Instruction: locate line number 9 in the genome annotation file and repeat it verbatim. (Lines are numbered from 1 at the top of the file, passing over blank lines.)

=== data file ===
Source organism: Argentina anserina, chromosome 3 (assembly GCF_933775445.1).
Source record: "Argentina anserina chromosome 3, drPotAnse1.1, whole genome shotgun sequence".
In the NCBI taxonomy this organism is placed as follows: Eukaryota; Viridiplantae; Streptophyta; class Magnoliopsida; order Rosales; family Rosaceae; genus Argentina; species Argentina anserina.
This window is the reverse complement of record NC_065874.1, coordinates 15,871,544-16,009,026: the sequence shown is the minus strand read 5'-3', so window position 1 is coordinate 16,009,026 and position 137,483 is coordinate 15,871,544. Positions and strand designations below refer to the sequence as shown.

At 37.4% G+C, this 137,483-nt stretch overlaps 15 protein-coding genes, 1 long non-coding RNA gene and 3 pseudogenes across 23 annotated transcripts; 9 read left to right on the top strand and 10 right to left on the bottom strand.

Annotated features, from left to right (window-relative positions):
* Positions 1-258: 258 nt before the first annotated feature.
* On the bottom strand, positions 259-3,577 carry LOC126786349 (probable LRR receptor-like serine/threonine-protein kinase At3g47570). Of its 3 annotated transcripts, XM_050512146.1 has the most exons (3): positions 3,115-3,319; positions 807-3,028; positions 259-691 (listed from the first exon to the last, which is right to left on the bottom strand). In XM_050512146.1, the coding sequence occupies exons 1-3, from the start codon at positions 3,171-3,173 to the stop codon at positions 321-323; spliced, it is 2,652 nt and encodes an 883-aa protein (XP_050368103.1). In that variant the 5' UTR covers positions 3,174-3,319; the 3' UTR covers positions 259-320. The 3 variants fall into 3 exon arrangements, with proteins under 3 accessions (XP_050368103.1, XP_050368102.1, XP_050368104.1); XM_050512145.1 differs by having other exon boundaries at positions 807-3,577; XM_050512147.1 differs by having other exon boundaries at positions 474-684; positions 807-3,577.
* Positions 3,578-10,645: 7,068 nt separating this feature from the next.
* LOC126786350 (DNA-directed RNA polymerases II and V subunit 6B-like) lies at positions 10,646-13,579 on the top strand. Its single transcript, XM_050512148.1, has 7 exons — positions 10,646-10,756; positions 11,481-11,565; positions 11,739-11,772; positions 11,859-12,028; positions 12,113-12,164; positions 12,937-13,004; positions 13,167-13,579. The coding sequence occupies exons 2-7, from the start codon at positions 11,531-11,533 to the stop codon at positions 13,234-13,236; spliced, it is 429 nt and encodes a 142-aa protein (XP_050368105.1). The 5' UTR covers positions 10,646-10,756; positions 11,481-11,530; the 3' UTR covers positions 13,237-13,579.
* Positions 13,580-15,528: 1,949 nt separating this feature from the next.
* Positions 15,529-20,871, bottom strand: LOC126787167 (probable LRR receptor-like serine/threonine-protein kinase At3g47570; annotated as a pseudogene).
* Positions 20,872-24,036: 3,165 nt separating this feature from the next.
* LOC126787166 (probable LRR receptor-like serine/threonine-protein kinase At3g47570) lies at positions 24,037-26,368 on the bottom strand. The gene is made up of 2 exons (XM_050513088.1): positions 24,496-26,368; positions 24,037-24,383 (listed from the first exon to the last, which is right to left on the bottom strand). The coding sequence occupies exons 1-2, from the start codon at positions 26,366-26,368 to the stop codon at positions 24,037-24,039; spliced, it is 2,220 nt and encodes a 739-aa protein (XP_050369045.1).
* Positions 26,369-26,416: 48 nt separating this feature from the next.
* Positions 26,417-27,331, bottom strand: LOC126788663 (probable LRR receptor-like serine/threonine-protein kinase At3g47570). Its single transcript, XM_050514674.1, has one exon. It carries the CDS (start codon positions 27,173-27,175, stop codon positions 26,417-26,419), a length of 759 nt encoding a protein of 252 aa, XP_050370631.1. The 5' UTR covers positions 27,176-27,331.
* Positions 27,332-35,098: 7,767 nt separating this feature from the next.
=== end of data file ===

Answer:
* Positions 3,578-10,645: 7,068 nt separating this feature from the next.